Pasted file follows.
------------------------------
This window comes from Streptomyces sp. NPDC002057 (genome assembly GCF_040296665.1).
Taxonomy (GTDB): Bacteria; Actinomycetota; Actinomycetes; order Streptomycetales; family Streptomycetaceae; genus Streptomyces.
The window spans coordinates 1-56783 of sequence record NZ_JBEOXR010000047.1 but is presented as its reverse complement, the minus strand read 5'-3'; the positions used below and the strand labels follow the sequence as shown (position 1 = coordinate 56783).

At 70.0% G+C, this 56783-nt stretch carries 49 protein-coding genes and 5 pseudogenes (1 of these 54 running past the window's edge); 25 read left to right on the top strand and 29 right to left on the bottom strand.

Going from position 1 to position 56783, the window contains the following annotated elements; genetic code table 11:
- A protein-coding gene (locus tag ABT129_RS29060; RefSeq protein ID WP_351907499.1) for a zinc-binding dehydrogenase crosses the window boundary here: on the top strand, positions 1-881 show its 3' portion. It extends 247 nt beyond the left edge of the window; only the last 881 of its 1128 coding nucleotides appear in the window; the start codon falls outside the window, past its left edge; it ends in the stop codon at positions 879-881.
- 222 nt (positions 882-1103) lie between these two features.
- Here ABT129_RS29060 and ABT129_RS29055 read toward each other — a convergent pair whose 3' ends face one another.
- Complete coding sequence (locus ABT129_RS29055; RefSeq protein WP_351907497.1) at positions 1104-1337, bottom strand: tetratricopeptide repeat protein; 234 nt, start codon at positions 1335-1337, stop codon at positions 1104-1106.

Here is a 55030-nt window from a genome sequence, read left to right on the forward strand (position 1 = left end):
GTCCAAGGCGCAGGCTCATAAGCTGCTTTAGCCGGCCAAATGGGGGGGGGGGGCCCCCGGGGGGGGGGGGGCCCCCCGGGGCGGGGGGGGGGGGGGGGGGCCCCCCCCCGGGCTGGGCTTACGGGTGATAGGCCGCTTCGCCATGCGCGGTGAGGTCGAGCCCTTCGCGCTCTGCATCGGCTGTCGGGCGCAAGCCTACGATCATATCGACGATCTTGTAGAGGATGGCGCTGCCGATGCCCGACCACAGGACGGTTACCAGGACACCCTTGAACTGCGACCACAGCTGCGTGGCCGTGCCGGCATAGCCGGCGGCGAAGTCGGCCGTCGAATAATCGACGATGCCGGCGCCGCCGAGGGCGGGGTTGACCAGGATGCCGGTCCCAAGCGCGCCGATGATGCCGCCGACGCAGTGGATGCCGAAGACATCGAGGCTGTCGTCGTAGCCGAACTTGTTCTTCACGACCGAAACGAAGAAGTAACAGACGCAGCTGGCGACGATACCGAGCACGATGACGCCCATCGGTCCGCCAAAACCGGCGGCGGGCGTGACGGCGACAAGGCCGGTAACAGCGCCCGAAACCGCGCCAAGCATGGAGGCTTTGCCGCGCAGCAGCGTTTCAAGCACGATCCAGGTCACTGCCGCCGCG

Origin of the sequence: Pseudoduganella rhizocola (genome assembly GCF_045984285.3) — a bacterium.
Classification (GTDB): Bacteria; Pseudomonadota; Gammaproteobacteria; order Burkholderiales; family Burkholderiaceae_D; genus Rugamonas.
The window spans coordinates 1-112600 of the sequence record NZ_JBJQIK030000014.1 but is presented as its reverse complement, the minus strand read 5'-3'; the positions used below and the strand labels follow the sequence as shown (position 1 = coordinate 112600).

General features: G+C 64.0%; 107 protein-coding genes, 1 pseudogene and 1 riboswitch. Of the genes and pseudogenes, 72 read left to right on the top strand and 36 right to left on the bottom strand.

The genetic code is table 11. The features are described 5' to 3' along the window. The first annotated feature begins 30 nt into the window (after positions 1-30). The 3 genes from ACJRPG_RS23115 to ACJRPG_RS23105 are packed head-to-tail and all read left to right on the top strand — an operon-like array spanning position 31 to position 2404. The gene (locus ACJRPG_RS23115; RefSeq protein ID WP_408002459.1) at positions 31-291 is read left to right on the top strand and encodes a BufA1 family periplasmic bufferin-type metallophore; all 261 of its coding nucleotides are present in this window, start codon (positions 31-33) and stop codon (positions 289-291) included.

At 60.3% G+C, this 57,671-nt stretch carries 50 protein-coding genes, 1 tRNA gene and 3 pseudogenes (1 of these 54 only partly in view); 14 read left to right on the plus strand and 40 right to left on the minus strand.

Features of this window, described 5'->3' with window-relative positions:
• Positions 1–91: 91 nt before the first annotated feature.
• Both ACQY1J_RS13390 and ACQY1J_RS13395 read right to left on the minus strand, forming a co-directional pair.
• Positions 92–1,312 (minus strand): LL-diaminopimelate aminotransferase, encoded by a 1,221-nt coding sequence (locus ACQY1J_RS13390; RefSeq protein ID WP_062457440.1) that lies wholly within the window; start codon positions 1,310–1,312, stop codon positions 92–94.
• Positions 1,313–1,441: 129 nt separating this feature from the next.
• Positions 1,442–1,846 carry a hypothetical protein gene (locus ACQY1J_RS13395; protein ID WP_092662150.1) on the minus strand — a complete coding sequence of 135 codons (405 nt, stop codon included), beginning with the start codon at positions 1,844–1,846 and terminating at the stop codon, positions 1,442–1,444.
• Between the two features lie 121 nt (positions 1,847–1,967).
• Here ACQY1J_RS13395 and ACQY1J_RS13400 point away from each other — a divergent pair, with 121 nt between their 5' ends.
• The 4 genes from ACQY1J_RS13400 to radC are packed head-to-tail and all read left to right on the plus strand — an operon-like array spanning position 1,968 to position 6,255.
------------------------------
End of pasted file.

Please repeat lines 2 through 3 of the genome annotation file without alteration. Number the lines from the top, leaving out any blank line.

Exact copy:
Taxonomy (GTDB): Bacteria; Actinomycetota; Actinomycetes; order Streptomycetales; family Streptomycetaceae; genus Streptomyces.
The window spans coordinates 1-56783 of sequence record NZ_JBEOXR010000047.1 but is presented as its reverse complement, the minus strand read 5'-3'; the positions used below and the strand labels follow the sequence as shown (position 1 = coordinate 56783).